Your Questions on Bail Bonds, Answered


When a person gets charged and arrested for a crime, they are usually held in a jail cell until their appointed court appearance. They are held in jail until a judge decides to free them or until they post bail. Bail refers to the amount of money set to act as insurance between the defendant and the court. This means that defendants can pay their bail bond in cash, but many do not have the capacity to do this. The bail is usually set at a high amount and this makes defendants who are not financially stable not able to pay the bail amount by themselves.

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When this happens, defendants usually turn to seek help from a bail agent or bondsman to post bail on their behalf.

A judge usually sets the bail amount of the bail bond. When the defendant finds it difficult to pay the set bail amount, they can seek the services of a bail bondsman who will help pay the bail in the form of a bail bond. In order for the bail bondsman to pay for the bail bond, the defendant usually has to pay the bail bondsman 10% of the bail amount.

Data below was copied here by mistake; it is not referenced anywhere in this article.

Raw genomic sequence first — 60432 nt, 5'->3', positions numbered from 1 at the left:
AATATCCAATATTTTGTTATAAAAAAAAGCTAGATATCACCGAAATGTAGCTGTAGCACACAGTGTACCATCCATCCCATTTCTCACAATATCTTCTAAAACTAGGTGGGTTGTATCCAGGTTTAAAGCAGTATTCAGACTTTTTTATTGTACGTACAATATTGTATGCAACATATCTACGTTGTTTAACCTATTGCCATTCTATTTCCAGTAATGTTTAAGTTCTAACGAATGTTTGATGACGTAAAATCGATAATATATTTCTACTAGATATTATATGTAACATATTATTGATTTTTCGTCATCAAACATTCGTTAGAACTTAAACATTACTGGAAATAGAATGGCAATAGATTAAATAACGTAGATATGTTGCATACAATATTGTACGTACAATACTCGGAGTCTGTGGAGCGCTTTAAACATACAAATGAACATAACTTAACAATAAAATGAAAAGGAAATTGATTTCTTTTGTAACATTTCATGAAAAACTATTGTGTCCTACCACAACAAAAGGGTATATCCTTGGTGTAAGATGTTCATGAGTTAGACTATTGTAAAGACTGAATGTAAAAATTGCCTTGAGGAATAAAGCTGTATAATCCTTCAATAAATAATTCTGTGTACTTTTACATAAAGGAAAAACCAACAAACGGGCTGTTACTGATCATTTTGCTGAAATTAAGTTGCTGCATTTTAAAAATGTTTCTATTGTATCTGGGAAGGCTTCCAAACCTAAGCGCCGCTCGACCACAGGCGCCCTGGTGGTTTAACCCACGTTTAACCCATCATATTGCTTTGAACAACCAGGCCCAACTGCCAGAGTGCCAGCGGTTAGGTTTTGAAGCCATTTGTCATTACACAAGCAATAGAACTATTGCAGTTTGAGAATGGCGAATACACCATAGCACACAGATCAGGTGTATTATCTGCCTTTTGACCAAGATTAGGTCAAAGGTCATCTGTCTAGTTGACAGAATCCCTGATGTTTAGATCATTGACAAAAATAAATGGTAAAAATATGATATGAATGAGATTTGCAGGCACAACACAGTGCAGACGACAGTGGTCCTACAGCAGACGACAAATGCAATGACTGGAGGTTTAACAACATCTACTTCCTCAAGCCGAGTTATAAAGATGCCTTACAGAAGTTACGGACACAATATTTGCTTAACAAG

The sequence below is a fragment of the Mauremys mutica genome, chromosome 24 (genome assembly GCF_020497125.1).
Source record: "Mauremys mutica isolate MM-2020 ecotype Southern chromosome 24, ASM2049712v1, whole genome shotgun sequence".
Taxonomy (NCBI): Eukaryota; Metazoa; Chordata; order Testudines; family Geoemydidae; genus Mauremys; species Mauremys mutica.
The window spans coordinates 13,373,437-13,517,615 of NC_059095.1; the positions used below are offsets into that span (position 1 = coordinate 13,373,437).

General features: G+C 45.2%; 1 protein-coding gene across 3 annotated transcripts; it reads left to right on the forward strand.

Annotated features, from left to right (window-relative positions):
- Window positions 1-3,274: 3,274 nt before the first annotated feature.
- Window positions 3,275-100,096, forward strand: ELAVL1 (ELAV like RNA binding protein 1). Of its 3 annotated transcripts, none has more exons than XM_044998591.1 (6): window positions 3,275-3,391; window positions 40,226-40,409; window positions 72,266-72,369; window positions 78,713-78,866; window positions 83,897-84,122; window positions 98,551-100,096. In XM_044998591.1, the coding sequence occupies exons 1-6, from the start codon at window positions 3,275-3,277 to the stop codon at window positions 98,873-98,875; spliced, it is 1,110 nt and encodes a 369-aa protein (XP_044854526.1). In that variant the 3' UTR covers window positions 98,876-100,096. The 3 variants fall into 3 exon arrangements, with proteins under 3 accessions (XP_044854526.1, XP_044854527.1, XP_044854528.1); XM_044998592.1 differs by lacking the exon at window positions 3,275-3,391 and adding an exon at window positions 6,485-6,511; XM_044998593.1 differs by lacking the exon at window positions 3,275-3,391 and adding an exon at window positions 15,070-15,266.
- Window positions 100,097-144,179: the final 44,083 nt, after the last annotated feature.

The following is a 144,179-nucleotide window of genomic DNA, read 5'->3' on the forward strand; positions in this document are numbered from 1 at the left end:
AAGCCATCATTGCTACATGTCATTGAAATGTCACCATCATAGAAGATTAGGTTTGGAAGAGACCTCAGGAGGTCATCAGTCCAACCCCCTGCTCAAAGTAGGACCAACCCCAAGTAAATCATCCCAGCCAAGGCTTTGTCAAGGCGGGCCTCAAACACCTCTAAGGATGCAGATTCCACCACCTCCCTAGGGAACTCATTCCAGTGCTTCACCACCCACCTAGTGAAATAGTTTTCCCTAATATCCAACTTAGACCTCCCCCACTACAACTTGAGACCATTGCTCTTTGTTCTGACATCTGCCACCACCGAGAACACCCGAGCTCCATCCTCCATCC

The bail bondsman then has to secure the remaining bail amount by requesting collateral from the defendant. What transpires next is fully dependent on whether the defendant appears in court after their release.

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